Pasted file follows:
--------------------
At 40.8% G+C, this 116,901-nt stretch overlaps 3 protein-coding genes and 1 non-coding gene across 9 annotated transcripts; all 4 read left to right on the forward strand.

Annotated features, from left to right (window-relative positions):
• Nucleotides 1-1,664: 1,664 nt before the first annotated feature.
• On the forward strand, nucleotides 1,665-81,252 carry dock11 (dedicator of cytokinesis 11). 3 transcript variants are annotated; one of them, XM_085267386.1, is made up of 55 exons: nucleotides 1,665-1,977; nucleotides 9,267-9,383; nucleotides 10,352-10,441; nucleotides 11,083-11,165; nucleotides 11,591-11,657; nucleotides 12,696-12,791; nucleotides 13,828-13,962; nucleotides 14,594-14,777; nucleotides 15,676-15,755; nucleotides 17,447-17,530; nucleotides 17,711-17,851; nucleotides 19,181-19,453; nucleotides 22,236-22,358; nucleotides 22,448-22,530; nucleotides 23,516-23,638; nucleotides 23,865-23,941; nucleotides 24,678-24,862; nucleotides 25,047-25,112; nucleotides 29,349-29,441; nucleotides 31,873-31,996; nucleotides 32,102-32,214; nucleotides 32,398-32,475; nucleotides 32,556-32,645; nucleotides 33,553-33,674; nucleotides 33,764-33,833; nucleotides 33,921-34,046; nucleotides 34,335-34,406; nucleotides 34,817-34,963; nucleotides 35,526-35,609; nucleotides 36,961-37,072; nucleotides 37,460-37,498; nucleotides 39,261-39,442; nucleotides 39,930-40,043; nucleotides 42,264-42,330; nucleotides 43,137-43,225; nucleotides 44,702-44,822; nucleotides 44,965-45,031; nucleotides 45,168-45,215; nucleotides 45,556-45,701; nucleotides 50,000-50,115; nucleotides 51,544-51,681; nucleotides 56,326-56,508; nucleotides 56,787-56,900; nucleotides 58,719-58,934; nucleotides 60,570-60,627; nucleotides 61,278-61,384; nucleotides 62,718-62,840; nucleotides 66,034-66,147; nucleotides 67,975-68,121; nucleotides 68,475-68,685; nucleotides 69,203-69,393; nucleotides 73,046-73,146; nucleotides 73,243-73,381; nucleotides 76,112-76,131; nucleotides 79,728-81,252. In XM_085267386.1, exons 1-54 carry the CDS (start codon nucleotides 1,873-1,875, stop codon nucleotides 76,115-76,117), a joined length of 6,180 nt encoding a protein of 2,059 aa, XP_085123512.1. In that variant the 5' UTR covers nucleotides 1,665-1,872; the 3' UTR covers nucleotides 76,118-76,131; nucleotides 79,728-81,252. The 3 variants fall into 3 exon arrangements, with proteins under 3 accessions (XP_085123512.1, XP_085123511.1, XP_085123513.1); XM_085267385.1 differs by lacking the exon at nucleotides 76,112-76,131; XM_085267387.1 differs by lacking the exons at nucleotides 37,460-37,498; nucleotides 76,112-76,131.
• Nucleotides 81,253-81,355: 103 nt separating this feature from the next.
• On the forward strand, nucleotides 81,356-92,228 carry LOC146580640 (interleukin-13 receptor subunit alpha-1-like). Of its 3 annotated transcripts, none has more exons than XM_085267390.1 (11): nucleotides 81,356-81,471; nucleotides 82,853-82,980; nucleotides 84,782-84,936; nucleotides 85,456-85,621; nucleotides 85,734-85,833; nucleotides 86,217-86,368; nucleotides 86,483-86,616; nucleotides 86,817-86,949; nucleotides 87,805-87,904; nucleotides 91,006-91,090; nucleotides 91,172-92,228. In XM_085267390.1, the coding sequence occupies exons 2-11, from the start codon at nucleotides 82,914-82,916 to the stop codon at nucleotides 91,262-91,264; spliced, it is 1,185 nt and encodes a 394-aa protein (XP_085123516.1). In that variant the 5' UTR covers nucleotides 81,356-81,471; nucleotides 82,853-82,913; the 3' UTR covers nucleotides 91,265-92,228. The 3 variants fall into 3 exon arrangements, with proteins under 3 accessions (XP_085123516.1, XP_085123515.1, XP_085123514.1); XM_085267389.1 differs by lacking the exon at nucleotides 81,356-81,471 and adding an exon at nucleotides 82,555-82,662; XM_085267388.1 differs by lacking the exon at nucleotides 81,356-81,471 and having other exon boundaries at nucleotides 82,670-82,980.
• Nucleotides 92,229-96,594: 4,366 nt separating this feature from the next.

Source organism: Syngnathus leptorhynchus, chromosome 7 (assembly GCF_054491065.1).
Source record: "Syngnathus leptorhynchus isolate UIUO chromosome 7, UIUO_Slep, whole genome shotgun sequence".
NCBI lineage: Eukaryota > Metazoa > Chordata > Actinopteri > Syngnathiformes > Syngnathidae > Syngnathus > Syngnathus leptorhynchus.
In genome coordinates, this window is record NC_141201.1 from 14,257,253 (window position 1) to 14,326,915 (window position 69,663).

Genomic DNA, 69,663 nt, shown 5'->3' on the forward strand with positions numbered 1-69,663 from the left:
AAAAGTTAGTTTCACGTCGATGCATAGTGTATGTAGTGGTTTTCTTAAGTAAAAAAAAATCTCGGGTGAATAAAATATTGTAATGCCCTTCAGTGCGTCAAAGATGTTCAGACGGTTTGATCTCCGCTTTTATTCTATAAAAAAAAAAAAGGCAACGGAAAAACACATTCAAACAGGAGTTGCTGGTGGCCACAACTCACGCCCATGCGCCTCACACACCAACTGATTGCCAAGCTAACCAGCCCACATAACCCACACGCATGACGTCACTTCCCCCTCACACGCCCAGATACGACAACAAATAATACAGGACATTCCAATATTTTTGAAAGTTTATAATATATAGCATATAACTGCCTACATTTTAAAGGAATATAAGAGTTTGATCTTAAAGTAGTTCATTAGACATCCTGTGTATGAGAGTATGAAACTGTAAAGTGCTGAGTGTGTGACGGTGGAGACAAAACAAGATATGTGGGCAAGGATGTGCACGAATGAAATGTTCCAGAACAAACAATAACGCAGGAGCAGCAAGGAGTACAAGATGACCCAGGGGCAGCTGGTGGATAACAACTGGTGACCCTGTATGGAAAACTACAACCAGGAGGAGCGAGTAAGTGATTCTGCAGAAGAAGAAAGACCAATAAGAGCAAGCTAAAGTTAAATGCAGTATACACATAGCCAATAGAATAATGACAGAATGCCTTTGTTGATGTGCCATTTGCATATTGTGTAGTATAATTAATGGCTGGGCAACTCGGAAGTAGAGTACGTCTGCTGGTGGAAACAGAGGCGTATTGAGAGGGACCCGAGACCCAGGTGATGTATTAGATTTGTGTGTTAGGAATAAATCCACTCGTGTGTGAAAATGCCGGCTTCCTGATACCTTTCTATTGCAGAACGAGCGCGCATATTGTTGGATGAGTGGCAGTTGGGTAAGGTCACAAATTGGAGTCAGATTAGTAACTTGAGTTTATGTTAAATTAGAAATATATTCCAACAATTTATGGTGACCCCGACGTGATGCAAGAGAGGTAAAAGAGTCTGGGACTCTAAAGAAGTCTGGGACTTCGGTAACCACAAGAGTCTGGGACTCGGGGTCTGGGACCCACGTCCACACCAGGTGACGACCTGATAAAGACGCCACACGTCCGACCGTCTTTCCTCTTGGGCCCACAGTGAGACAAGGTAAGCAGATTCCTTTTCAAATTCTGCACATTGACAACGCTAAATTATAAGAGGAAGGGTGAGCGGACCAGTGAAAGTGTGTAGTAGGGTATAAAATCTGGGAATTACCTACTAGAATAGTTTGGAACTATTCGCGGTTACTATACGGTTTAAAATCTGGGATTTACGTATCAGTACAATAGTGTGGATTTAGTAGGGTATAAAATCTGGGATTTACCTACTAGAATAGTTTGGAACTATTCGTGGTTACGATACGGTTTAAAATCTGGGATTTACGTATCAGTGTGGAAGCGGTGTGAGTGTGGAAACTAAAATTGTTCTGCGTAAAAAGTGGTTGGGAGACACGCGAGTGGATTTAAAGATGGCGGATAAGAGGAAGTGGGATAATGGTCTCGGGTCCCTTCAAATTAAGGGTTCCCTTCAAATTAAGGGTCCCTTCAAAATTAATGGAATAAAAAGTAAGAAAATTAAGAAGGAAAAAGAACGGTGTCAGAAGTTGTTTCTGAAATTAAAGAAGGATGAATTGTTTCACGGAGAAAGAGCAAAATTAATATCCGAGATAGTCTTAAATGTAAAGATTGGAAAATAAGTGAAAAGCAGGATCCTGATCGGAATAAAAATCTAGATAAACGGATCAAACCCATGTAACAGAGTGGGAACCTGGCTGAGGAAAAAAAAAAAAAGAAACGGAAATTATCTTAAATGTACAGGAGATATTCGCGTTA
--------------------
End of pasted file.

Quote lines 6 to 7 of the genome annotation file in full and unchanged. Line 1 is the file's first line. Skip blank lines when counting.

• On the forward strand, nucleotides 81,356-92,228 carry LOC146580640 (interleukin-13 receptor subunit alpha-1-like). Of its 3 annotated transcripts, none has more exons than XM_085267390.1 (11): nucleotides 81,356-81,471; nucleotides 82,853-82,980; nucleotides 84,782-84,936; nucleotides 85,456-85,621; nucleotides 85,734-85,833; nucleotides 86,217-86,368; nucleotides 86,483-86,616; nucleotides 86,817-86,949; nucleotides 87,805-87,904; nucleotides 91,006-91,090; nucleotides 91,172-92,228. In XM_085267390.1, the coding sequence occupies exons 2-11, from the start codon at nucleotides 82,914-82,916 to the stop codon at nucleotides 91,262-91,264; spliced, it is 1,185 nt and encodes a 394-aa protein (XP_085123516.1). In that variant the 5' UTR covers nucleotides 81,356-81,471; nucleotides 82,853-82,913; the 3' UTR covers nucleotides 91,265-92,228. The 3 variants fall into 3 exon arrangements, with proteins under 3 accessions (XP_085123516.1, XP_085123515.1, XP_085123514.1); XM_085267389.1 differs by lacking the exon at nucleotides 81,356-81,471 and adding an exon at nucleotides 82,555-82,662; XM_085267388.1 differs by lacking the exon at nucleotides 81,356-81,471 and having other exon boundaries at nucleotides 82,670-82,980.
• Nucleotides 92,229-96,594: 4,366 nt separating this feature from the next.